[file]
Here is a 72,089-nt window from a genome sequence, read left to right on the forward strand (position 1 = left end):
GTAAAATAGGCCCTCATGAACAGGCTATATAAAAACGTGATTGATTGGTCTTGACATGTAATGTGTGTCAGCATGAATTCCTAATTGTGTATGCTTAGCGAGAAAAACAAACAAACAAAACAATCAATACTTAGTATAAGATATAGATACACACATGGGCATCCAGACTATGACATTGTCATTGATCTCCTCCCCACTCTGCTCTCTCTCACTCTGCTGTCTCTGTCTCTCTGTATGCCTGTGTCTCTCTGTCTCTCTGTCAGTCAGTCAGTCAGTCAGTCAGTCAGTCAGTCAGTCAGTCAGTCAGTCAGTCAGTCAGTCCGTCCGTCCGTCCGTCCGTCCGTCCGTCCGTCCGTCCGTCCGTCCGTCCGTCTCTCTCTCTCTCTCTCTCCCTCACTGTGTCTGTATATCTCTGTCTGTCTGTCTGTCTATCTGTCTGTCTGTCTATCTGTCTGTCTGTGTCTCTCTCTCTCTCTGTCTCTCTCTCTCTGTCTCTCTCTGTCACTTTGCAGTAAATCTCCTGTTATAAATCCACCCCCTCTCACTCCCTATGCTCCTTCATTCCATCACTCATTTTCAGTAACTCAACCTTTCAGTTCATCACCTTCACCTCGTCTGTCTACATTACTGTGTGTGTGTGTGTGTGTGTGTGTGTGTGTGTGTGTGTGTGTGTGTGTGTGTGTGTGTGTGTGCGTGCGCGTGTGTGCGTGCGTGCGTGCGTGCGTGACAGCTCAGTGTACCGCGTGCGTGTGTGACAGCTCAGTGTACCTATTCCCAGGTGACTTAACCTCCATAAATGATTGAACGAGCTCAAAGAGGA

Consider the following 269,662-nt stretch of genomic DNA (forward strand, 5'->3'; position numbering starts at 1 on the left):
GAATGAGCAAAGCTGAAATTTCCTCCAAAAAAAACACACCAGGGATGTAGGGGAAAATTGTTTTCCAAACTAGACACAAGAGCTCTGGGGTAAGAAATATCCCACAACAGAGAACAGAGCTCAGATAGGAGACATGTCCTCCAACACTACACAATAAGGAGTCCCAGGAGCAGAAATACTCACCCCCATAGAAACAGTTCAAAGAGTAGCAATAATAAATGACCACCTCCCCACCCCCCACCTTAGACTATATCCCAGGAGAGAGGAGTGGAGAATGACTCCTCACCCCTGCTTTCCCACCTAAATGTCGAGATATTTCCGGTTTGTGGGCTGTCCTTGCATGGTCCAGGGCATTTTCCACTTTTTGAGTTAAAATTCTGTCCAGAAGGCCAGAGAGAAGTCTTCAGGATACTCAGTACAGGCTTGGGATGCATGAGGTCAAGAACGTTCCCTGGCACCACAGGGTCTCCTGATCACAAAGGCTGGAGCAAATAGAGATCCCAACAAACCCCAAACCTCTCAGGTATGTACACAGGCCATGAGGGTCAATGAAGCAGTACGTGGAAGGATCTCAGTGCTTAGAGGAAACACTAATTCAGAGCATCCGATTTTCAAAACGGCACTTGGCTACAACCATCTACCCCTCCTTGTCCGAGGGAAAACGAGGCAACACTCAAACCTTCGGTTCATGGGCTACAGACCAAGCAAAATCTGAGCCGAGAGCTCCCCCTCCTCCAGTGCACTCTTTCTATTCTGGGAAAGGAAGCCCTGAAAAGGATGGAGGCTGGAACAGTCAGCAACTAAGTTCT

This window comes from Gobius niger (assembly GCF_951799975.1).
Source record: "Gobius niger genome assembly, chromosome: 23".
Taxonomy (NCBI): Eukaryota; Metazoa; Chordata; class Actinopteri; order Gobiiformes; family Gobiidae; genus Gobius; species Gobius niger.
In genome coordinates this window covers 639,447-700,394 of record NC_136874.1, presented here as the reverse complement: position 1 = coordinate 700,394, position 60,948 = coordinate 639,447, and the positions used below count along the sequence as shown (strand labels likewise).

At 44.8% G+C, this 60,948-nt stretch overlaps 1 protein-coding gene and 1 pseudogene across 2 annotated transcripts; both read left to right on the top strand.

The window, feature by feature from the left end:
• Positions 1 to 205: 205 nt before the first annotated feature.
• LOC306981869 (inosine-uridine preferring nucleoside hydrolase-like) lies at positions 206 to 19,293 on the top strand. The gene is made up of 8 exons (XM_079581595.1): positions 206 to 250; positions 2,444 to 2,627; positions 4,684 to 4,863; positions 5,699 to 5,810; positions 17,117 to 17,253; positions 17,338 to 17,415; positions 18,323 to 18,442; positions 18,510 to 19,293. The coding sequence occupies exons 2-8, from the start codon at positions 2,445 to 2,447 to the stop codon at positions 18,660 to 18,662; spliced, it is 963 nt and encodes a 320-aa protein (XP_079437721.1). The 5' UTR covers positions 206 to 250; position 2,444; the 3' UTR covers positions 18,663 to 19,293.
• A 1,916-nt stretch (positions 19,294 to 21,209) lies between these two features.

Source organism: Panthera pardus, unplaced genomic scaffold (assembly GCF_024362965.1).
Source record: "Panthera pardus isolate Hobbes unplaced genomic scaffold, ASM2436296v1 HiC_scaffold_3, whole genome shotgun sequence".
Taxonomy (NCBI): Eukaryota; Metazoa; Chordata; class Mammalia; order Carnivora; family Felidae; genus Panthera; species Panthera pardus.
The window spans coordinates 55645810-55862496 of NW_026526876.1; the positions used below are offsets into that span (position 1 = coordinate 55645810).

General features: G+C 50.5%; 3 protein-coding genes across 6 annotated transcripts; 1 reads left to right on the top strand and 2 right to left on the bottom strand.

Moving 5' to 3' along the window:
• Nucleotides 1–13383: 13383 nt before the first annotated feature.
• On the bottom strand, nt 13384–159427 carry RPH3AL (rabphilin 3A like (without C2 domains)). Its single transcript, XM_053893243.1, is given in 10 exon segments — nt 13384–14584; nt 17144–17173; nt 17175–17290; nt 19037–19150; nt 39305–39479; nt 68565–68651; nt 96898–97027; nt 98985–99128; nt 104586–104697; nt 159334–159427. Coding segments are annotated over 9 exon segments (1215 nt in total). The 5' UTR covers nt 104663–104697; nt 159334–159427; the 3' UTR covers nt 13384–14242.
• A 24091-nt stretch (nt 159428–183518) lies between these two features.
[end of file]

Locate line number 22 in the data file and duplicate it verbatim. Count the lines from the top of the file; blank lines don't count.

• A 24091-nt stretch (nt 159428–183518) lies between these two features.